Monday, May 11, 2009
Discipline - It's Not About the Cookies!
We've probably all seen it in shopping centers and supermarkets. The bedraggled mother with a whining, demanding child that won't stop complaining. She pushes her cart through the store with a glazed look in her eyes, staring at something in the distance as her tear-stained, candy-stained, booger-stained screaming bundle of joy lets everyone know how miserable/mad/tired/hungry/unloved he or she feels. Most of us walk by and try to pretend we don't notice, but I for one wish she would just do something!
Disciplining a child can be tricky if you don't know what you're trying to accomplish. Basically what you want is a child who knows how to control his emotions and behave in a courteous and respectful manner, while at the same time enjoying the fun of being a child. What many mothers get confused with is trying to discipline their child for their actions more than for their attitudes.
"Don't eat those cookies, they're for dessert!" Meanwhile his little mouth waters as you walk out the kitchen door to answer the phone. You know of course what happens. When you walk back in and see the trail of chocolate chips and cookie crumbs on the counter and a guilty look on his face, what do you do?
A. Scold him, maybe smack his hand for disobeying you, and make him sit on the sofa alone with no TV for a few minutes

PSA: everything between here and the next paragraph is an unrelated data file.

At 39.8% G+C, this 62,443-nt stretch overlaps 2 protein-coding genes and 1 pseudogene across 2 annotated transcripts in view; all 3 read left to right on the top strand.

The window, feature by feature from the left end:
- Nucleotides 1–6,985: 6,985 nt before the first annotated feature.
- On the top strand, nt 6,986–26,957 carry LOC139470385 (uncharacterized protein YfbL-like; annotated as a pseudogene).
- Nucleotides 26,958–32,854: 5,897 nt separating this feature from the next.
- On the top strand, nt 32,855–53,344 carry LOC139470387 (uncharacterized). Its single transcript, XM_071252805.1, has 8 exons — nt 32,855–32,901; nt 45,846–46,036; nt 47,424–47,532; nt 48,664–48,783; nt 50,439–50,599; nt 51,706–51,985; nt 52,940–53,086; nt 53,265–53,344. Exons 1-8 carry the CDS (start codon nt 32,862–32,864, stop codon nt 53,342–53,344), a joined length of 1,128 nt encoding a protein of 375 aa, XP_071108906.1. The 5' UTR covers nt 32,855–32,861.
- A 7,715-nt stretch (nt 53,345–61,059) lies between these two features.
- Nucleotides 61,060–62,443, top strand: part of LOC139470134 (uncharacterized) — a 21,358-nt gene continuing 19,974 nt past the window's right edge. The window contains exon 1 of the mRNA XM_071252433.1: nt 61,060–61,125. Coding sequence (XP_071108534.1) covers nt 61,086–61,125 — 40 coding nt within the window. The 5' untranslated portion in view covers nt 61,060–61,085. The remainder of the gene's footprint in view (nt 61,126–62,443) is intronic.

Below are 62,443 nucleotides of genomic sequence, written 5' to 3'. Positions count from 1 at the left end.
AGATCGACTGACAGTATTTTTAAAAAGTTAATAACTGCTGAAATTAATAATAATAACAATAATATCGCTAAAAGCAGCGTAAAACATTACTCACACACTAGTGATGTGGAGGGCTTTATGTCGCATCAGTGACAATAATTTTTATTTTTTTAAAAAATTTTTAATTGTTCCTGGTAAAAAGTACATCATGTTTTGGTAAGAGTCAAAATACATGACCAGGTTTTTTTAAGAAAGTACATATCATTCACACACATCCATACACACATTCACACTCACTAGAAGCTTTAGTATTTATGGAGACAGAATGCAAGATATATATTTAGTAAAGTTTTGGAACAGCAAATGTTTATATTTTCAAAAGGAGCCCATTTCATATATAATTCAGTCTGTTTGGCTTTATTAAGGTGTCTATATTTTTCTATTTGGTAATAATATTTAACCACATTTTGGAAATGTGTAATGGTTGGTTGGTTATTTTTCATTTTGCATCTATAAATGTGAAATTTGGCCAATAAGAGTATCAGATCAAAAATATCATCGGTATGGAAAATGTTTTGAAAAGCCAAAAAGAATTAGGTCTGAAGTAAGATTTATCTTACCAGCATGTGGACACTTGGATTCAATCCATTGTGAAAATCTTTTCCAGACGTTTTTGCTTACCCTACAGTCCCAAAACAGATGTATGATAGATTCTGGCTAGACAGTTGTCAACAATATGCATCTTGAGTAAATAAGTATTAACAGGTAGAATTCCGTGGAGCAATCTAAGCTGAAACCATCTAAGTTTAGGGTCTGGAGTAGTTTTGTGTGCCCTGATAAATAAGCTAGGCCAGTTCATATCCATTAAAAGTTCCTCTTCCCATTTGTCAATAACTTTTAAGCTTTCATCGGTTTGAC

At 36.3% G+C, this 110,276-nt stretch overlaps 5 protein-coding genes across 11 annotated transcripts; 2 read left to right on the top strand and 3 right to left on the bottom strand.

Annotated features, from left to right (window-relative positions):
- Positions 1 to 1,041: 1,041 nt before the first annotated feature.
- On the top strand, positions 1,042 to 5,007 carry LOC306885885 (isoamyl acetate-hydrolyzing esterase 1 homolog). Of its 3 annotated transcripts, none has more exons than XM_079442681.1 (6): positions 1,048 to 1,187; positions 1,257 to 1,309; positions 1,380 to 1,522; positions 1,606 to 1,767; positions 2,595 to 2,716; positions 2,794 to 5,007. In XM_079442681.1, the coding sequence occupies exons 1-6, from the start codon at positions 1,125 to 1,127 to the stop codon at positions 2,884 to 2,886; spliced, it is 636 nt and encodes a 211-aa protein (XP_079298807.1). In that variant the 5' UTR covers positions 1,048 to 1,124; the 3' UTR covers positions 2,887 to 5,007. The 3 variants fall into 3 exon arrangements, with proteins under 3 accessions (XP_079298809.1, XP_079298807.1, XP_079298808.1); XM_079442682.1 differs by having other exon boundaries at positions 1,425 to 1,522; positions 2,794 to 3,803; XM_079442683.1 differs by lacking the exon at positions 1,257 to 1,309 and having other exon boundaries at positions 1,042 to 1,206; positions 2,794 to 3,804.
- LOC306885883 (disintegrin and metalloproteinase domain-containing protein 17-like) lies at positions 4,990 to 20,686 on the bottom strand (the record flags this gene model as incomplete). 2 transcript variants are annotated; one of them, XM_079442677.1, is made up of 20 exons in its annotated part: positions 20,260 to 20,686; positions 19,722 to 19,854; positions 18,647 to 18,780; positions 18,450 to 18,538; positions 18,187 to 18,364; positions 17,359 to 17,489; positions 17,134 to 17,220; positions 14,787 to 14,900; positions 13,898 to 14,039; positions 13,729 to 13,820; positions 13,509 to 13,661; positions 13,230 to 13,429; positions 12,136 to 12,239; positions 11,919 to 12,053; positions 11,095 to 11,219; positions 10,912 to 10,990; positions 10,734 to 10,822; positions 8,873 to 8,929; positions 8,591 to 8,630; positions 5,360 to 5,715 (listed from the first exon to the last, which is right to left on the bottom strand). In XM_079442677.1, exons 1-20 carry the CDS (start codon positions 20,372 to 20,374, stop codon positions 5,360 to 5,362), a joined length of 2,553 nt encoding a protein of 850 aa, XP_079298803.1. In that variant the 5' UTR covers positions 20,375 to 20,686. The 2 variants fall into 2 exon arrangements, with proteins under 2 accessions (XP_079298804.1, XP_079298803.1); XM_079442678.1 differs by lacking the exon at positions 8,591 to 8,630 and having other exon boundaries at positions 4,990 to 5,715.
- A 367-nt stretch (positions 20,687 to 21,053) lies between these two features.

B. Ask him, "Why did you do that? I told you not to do that!" and then clean up his mess as he runs off to hide
C. Laugh at how cute he looks with his guilty expression and crumbs all over his face, which makes him laugh too
As much as I wanted to do C, I always stuck to A. I know, I know it sounds so mean, just for a few cookies, and after all they're just precious little children...
But I had a reason to be tough on cookie offenders. Behind the simple act of eating the forbidden food, was also a test of how far can I push Mommy? Does she really mean what she says? Do I have to obey her ALL of the time? Can I use my adorableness to get away with minor crimes and manipulate her in the future? Of course they're not all thinking these deep thoughts, but they are feeling them without a doubt. Your children will draw conclusions about you and about your dependability as the authority over them based on how you enforce your boundaries.
The whole reason for the quick and forceful reaction on my part was to get his attention that Mommy's authority is not to be messed with. It really had nothing to do with the cookies themselves, it had to do with making sure that an attitude of Me vs. Mom wouldn't begin. It's either I stay within Mommy's boundaries where it's safe, or I get hurt. To ensure that they want to please you and stay close to you, the next step after discipline, is absolutely essential:
Once you know they're sorry for what they've done, they're not angry that you disciplined them (if they are, they'll need another dose of discipline - but that's for another blog post), they're feeling humbled and repentant and vulnerable, that's when you hold them close, give them plenty of kisses and kind words and tell them that you love them, BUT, you do this because you want them to grow up right. Make sure they say they're sorry, then make sure you tell them you forgive them. And then it's all forgotten, just like God treats us! It's back to normal, playing, working laughing and getting ready for Daddy to come home.
It doesn't hurt to make sure they get an extra big cookie once it's time for dessert - after all, it's not about the cookies!